Wednesday, February 8, 2017

Tbilvino’s Qvevris Rkatsiteli – big isn’t necessarily bad

by Simon Woolf

08.02.2017. (Almost) every week, I select an orange wine (a white wine made with extended skin contact) that grabbed my attention.

Experienced wine lovers tend to look down on large producers – and by large, I mean wineries knocking out more than a million bottles a year. This isn’t without reason – generally, with such massive quantities, a different set of criteria apply – consistency, of both vintage and brand are of more concern than terroir or vintage variation. When it comes to winemaking, large producers tend to be more risk averse, more interested in reliability. Predictability is supposedly what the “average consumer” desires. Well, it is certainly what the “average buyer” desires. Which may or may not be the same thing.

That said, if a major winery puts its might behind a concept, it can work very well. Tbilvino is based in east Georgia’s Kakheti – the country’s most important wine region. A product of the modern age, Tbilvino was conceived in a post-communist world – their first commercial vintage was 1999. They’re pretty successful, producing around 3 million bottles a year, most of which are sold to Russia, other ex-Soviet countries and China – well established markets for Georgian wine.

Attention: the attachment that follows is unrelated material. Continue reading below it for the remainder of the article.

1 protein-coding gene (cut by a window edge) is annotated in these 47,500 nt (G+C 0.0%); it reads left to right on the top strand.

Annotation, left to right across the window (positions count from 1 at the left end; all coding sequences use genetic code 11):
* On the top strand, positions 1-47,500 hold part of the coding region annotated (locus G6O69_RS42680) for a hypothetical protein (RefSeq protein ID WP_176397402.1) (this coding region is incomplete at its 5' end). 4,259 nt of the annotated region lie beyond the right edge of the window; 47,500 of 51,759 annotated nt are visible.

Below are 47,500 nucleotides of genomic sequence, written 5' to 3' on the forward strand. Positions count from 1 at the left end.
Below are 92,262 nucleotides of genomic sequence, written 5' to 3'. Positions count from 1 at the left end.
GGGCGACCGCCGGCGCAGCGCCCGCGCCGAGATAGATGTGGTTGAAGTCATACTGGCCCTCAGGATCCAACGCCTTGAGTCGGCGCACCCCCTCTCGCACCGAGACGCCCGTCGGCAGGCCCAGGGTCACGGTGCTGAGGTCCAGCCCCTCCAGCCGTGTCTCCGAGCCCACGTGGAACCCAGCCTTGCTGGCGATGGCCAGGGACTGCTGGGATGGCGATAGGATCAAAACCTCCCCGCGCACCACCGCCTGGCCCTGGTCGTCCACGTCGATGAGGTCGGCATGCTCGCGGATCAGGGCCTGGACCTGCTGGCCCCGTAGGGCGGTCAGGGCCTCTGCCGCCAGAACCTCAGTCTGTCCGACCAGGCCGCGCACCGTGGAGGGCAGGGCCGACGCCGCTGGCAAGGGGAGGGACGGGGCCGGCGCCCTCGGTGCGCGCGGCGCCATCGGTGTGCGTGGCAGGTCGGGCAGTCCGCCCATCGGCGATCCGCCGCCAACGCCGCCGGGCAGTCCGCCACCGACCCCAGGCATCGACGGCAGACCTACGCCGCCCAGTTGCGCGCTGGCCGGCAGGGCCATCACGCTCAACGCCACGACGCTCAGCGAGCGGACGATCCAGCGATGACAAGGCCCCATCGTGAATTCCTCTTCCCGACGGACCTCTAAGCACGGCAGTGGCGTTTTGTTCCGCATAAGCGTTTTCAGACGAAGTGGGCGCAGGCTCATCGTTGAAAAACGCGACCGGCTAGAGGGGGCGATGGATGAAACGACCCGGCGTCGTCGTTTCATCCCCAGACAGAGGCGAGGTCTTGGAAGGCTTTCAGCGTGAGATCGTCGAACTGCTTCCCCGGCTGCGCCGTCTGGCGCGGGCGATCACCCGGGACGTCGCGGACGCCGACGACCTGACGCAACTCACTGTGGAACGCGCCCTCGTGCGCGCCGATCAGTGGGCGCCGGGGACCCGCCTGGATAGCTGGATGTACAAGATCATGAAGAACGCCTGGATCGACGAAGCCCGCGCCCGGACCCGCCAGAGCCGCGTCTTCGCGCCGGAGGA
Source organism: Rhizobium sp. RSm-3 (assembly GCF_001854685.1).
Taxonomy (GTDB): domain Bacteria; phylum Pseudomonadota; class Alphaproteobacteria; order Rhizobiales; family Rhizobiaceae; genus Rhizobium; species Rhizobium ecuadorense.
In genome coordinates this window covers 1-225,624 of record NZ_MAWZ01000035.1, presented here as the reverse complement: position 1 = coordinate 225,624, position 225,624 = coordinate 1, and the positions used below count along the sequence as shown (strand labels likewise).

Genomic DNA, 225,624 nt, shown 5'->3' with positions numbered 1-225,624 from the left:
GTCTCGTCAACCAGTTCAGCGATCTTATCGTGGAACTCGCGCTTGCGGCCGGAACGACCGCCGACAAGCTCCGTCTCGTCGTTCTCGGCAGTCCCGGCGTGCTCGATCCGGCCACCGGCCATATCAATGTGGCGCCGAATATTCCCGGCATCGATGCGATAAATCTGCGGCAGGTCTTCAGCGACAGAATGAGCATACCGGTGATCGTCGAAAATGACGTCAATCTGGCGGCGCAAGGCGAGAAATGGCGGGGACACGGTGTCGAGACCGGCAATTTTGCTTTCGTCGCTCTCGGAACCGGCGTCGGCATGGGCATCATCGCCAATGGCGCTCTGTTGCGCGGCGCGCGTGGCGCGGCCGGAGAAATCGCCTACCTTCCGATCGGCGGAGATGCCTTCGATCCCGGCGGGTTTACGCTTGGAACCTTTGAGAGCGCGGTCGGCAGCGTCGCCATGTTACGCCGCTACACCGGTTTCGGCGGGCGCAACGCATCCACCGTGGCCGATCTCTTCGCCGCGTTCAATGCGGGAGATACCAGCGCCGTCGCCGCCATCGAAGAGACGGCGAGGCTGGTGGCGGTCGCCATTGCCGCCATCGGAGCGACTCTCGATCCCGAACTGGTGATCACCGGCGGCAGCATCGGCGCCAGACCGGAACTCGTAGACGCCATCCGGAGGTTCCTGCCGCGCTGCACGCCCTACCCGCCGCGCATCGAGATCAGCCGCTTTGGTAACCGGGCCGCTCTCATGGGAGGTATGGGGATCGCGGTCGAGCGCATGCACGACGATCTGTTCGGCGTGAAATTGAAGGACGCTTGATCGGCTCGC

Tbilvino’s owners, brothers Zura and Giorgi Margvelashvili, noted the renewed interest in Georgia’s traditional qvevri wines. Since 2010 they market a small range of traditionally made wines, along side their more mainstream offerings. The “qvevris” range currently comprises a Rkatsiteli and a Saperavi, with a Kisi just about to be released. Tbilvino “Qvevris” Rkatsiteli has made it onto the shelves of Marks and Spencer at the bargain price of £10, in an M&S branded guise. It seems to go in and out of stock at the drop of a hat, so check availability before setting out on a fruitless journey.

I’m not reviewing the Marks and Spencer version, but rather Tbilvino’s own label Qvevris Rkatsiteli 2013. The liquid in the bottle may well be the same, although M&S claims their bottling was specially selected.

There’s a subtle floral note on the nose, not quite the jasmine aroma that I enjoy in some Rkatiselis, but more redolent of roses. Qvevri wines aren’t always that fruit-focused, but here we have really intense dried apricot, together with pleasing herbal, nutty overtones. The tannins are grippy, dry and dusty – but not overly dominant. For me this works really nicely to offset the ripeness of the fruit. In fact it makes me salivate and go back for another sip – surely the point.

Some might claim this isn’t the full qvevri experience. Yes, it may be ever so slightly “Kakheti-lite” – the wine spent two or three months in qvevri, rather than the traditional six. I don’t have precise information about whether stems were included (The Kakhetian tradition is to add them along with the skins), or how the wine was filtered, fined and sulphured, but neither do I care too deeply. Why?

This is a wine with integrity, a wine that speaks of its grape variety and the region of production. It’s not overly dumbed down, manipulated or internationalised. Qvevris is a great introduction to the style. It’s tasty and costs barely over a tenner. However risk-averse you are, give it a go.

Tbilvino Qvevris Rkatsiteli 2013 is available in the UK from Mephisto wines for £12.98, or in the Netherlands from Andere Wijn for €13.

I was sent a media sample of this wine.


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